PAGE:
With one or other battle, war or conflict raging in many parts of world, what this world needs is peace.
And as Nobel prize winner and father of green revolution, Dr.Norman Borlaug famously said, “There cannot be any peace on hungry stomach”. If people are well fed and hence happy, they are less likely to engage in conflicts.
A group of researchers from Cornell University would use ML techniques to analyse food and market conditions, to predict poverty and malnutrition in poorest region of the planet.
The method would use available satellite data to measure solar induced chlorophyll fluorescence (SIF). These are the photons emitted during photosynthesis to measure agricultural productivity. They will combine this data with land surface temperature and food price data.
The surface temperature data captures the moisture content in near real time, providing input about crop health and drought risk. Super imposing this data with food prices would help infer, how much farmers are able to earn and how much food they can afford to buy as a consumer.
From these data, the model will generate maps showing factors like estimated prevalence of various poverty rates or populations of children or women at risk of malnutrition. The maps will not only make it easy to identify specific regions needing help, they will also show how conditions evolve over time to help policy-makers or aid organizations make decisions (via).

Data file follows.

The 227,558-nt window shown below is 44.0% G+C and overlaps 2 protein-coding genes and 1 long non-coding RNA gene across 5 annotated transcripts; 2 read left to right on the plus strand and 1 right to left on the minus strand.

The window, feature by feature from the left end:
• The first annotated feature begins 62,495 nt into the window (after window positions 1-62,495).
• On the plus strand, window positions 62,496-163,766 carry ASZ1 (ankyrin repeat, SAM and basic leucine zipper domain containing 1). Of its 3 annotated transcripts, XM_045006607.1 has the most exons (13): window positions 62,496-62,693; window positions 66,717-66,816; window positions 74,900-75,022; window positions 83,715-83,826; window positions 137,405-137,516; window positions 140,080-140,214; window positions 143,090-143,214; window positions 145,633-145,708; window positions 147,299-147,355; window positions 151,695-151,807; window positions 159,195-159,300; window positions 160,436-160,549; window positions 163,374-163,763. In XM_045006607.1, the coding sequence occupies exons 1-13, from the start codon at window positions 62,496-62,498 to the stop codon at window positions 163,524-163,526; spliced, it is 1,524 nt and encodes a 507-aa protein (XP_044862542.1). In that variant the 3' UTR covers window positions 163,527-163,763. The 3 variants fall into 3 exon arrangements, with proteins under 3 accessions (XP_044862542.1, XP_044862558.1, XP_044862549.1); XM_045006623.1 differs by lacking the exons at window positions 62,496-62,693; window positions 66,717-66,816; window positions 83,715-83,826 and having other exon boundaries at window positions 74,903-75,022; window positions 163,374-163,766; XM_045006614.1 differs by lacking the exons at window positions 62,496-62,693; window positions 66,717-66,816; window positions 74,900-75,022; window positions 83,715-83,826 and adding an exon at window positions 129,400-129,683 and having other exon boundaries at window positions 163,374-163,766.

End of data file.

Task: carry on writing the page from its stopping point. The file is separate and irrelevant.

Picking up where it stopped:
Instead of reacting on a humanitarian crisis, now we can respond. in case of drought or crop failure, the ML system can help forecast the event and ensure timely help reaches.
Sydney Harbour Bridge weighs 52,800 tonnes and it is the first iconic structure which we see, lit up with fireworks on NY Eve/Day.
The bridge signifies Sydney and even, Australia.
At 134 metres,she is the world’s tallest steel arch bridge, it’s deck spanning 1149 metres. And she is 86 years young! The residents of New South Wales, affectionately call her, ‘the coathanger’.
To maintain the ‘old matriarch of Sydney harbour’; Roads and Maritime Services(RMS) is deploying a computing network of 2,400 sensors to measure the vibrations in metal. They then apply machine learning algorithms to sensor data, so that the crew is alerted, even before the cracks and faults appear.
Earlier, most of the maintenance work was done through visual inspection, which was not only hard and arduous, but also very risky. It also took a lot of time and money and was thus limited in it’s scope.
The sensor unit consists of three low-cost accelerometers and a small Linux-based processor. The units to the arches – one per arch – with epoxy glue, and linked with a daisy-chained Ethernet network and a 1.2 kilometre long fibre optic backbone.
The vibration caused by a vehicle passing over the bridge is different, than that caused by a crack occurring. Thus an algorithm can be trained to detect, normal and abnormal behaviour. Temperature and weather effects are incorporated in the ML model as well, as they have a deep effect on the structure. On hot days, the bridge can become taller by 10 cms.
Currently, all the 800 arches connect to sensors and the web network, the plan is to further track all the other major parts of the bridge.
The system alerts the crew through both email and SMS alerts. The manual inspection would continue in the future as well.
The sensors and ML model not acting as a substitute, but rather as an addendum resource.
People have stored more than 20 billion image and PDF files in Dropbox. Of those files, 10-20% are photos of documents—like receipts and whiteboard images—as opposed to documents themselves. These are now candidates for automatic image text recognition. Similarly, 25% of these PDFs are scans of documents that are also candidates for automatic text recognition.